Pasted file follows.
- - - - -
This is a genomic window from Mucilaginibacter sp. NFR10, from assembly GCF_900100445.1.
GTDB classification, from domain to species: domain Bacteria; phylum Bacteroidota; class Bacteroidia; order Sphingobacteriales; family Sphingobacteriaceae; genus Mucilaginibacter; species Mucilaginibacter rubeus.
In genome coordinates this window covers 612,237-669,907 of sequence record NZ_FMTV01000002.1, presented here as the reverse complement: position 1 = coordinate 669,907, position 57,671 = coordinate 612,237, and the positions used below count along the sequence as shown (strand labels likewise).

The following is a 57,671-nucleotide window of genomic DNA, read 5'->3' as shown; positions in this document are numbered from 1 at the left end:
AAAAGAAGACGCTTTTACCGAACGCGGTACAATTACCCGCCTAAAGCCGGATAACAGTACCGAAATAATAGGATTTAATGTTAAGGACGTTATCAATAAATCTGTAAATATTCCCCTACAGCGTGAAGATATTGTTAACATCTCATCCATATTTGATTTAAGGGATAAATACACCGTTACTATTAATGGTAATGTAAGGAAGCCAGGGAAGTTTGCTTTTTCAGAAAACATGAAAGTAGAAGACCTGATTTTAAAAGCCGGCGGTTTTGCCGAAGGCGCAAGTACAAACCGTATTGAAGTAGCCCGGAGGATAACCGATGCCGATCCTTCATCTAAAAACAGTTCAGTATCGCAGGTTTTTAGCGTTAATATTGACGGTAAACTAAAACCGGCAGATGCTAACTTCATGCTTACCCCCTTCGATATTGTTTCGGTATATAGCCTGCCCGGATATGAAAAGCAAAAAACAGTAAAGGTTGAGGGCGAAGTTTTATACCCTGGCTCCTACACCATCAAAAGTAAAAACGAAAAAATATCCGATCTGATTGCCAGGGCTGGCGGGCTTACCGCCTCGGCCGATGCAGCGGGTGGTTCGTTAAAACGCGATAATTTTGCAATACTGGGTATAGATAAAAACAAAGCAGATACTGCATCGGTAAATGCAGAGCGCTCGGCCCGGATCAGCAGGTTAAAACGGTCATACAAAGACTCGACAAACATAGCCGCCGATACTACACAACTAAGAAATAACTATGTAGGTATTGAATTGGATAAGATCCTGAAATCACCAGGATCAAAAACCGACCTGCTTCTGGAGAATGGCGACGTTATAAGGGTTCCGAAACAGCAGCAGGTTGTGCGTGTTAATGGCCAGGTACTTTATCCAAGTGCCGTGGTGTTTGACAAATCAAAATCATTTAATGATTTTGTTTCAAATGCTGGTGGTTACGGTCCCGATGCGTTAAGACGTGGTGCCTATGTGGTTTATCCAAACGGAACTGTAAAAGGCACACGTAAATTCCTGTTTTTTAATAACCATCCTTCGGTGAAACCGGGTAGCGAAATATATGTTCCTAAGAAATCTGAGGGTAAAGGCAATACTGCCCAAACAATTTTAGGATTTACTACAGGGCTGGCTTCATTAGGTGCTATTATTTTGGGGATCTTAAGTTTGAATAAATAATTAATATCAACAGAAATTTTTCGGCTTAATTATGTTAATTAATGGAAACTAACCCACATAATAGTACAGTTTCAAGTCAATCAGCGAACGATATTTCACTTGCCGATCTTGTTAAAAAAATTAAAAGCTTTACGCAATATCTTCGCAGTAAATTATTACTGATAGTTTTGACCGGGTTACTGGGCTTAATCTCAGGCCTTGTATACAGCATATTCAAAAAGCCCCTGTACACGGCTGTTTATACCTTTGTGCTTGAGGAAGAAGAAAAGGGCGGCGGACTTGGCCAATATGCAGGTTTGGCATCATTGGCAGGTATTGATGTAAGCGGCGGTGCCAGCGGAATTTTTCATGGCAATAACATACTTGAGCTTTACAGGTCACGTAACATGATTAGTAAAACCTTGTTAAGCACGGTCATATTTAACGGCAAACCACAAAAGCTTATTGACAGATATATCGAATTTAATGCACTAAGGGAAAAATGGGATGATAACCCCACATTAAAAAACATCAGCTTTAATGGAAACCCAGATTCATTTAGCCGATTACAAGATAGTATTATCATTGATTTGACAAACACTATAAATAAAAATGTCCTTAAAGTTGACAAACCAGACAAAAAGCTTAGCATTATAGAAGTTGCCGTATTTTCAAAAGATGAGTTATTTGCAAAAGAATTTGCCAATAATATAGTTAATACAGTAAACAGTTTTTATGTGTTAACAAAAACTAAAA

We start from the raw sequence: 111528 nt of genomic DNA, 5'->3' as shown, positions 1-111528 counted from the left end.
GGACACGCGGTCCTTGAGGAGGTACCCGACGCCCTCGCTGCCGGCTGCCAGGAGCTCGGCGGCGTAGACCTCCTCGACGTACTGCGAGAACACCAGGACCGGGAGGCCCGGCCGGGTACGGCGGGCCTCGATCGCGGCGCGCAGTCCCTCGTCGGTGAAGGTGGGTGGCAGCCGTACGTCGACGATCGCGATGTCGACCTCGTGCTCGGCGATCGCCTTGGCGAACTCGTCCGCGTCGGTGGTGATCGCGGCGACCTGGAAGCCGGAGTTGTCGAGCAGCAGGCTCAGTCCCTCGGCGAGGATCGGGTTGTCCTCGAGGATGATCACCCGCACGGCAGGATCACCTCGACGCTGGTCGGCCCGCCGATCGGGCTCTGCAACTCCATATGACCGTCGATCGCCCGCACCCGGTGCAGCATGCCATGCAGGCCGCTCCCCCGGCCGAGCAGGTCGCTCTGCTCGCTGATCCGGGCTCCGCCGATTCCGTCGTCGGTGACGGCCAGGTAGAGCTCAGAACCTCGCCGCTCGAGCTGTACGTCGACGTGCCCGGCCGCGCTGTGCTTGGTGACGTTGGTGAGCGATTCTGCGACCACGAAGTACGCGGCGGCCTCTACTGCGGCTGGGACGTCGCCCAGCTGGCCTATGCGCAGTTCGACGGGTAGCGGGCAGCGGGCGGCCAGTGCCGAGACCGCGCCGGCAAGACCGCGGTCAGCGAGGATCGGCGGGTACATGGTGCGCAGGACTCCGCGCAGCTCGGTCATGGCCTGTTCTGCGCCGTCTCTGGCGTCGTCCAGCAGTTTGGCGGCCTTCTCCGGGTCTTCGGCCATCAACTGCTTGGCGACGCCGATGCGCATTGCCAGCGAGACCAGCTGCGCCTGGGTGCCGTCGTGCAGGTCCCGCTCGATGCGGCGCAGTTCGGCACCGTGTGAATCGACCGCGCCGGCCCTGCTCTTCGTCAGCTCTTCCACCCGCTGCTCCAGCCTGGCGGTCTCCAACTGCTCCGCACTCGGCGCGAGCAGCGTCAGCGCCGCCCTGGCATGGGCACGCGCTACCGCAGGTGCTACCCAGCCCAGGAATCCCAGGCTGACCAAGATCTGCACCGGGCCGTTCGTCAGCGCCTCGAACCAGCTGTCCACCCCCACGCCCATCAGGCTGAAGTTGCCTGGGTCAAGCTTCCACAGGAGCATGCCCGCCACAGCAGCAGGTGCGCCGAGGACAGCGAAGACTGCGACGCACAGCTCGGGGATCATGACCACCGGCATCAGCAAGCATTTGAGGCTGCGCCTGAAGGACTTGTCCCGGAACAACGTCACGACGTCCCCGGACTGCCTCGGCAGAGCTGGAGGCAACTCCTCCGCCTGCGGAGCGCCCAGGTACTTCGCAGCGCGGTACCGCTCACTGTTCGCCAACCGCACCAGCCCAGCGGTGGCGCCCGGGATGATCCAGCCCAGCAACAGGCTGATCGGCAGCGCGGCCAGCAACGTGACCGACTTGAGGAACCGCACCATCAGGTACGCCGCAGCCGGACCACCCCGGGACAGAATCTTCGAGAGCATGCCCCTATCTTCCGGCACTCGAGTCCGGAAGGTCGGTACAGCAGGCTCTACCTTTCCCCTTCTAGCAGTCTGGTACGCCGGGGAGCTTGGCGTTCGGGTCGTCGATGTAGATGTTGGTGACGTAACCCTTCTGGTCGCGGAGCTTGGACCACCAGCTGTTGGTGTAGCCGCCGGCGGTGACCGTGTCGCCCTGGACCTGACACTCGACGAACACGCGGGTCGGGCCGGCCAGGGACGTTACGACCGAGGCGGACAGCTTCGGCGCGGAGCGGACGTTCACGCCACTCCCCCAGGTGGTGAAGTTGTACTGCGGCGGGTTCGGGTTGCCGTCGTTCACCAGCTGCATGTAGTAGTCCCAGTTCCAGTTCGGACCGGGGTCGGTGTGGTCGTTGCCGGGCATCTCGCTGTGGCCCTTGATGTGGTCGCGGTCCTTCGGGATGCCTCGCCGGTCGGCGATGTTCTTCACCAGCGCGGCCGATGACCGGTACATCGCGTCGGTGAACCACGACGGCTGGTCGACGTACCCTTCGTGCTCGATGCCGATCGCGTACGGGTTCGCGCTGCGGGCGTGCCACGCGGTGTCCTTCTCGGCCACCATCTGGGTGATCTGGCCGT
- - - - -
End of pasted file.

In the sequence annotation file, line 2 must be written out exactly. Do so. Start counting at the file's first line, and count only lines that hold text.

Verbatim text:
GTDB classification, from domain to species: domain Bacteria; phylum Bacteroidota; class Bacteroidia; order Sphingobacteriales; family Sphingobacteriaceae; genus Mucilaginibacter; species Mucilaginibacter rubeus.